C# How to: Check if a Tcp Port is in use

Article purpose

This article features a short illustration of how to determine if a network port is already in use.

Introduction

When creating a TCP/IP server connection on a Windows based platform you can specify a port number ranging from 1000 to 65535. It would seem unlikely that two applications executing at the same time will both attempt to open the same port number, in reality it happens quite often. It is advisable to first determine if a port is already in use before attempting to start a server connection listening on that port.

Sample source code

This article is accompanied by sample source code in a Visual Studio project which is available for download here.

Active Tcp Listeners

The namespace defines an class. Using we can determine the every server connection listens on for incoming connections. Listed below is a code snippet detailing the PortInUse method.

 public static bool PortInUse(int  port)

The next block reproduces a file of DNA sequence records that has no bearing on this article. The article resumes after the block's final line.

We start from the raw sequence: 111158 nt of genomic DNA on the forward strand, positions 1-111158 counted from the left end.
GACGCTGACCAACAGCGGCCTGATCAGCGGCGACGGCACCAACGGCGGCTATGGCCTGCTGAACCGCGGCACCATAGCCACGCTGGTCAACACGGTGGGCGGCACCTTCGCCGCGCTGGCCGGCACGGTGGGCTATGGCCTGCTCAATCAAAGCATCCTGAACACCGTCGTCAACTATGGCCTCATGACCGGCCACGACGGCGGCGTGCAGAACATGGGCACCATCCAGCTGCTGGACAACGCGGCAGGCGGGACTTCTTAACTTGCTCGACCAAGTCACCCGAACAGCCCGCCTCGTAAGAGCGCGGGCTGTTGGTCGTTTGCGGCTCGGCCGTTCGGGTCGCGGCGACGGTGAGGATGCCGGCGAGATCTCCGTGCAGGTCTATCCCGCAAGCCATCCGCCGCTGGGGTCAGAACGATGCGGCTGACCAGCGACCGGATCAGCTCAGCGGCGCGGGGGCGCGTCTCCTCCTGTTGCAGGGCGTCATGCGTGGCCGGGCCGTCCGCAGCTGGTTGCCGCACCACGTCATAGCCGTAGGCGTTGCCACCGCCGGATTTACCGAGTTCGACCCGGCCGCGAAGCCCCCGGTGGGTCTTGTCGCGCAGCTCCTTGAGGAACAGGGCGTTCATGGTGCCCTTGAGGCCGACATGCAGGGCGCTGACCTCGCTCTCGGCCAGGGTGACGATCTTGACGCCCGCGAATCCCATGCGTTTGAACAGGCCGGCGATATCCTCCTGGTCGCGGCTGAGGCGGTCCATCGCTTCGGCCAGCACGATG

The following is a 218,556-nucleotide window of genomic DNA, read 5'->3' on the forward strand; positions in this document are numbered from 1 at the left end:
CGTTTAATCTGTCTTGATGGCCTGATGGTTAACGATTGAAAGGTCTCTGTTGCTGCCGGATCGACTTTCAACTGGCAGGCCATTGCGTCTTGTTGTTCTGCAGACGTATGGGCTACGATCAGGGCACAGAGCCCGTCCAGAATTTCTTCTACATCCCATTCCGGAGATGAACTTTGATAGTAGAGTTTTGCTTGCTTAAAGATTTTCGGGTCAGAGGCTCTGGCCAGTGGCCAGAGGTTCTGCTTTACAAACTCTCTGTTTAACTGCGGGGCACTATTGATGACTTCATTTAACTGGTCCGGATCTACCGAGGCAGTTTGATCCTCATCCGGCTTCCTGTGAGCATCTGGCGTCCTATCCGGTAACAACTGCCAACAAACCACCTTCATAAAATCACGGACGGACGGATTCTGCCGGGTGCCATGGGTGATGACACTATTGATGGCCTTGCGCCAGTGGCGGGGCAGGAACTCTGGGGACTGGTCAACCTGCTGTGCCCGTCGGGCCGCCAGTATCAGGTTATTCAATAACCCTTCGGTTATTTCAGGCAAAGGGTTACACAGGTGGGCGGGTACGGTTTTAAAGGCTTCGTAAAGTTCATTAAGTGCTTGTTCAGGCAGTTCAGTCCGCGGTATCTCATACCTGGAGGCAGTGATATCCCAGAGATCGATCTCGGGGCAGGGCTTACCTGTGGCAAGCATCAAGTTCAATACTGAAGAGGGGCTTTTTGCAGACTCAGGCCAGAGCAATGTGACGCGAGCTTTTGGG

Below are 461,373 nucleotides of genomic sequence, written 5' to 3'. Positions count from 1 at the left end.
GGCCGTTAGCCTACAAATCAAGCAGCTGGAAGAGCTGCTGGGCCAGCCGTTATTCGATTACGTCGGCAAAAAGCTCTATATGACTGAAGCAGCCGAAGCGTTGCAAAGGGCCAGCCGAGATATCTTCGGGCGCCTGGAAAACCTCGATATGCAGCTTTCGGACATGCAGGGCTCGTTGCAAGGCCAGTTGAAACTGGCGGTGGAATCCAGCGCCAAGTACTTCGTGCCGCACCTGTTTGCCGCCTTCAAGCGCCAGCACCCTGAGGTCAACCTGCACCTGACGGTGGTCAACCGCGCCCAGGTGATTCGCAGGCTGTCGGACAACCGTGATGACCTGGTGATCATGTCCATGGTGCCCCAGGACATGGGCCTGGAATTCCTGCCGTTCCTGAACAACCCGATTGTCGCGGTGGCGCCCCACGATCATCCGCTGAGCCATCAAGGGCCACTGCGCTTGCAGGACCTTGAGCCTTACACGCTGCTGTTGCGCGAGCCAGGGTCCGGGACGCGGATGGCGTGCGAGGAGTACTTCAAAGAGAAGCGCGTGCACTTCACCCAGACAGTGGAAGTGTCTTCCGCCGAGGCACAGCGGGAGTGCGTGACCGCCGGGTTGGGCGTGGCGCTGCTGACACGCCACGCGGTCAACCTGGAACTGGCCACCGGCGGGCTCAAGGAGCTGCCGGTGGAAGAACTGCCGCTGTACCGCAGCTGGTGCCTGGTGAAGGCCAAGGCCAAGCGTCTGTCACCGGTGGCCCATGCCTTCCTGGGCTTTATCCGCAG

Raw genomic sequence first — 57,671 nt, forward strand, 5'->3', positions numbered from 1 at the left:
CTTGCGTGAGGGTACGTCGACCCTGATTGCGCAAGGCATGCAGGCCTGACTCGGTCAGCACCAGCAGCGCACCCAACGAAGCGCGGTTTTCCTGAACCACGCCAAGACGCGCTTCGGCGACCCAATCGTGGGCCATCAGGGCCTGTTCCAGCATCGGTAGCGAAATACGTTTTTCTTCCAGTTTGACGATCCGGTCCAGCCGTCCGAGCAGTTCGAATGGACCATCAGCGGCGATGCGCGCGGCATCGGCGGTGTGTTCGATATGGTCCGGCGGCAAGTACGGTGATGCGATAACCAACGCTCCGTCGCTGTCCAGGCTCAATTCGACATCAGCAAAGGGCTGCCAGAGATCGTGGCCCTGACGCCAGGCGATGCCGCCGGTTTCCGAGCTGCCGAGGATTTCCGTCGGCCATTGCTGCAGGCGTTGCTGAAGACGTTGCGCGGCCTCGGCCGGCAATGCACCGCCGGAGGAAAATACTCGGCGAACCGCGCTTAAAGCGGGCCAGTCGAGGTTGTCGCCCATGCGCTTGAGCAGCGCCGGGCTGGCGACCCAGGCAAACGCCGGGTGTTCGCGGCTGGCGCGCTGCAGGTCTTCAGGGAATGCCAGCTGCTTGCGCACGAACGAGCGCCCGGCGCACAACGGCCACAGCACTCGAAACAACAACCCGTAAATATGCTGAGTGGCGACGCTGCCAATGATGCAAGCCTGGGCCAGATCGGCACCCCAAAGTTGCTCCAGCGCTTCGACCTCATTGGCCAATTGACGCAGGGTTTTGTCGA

{
     bool inUse = false;
             
     IPGlobalProperties ipProperties = IPGlobalProperties.GetIPGlobalProperties();
     IPEndPoint [] ipEndPoints = ipProperties.GetActiveTcpListeners();

     foreach(IPEndPoint endPoint in ipEndPoints)
     {
         if  (endPoint.Port == port)
         {
             inUse = true;
             break;
         }
     }

     return  inUse;
 }
 

The PortInUse method determines all active server connections, then proceeds to iterate an Array of objects comparing port numbers to the method’s only parameter.

The Implementation

The PortInUse method is implemented in a Console based application. First the sample source starts up an instance of the class on port 8080. The definition is followed by determining if port 8080 is in fact being used.

 static  void  Main(string [] args)
 {
     HttpListener  httpListner = new  HttpListener ();
     httpListner.Prefixes.Add("http://*:8080/" );
     httpListner.Start();

     Console .WriteLine("Port: 8080 status: "  + (PortInUse(8080) ? "in use" : "not in use" ));

     Console .ReadKey();

     httpListner.Close();
 }
 
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Dewald Esterhuizen

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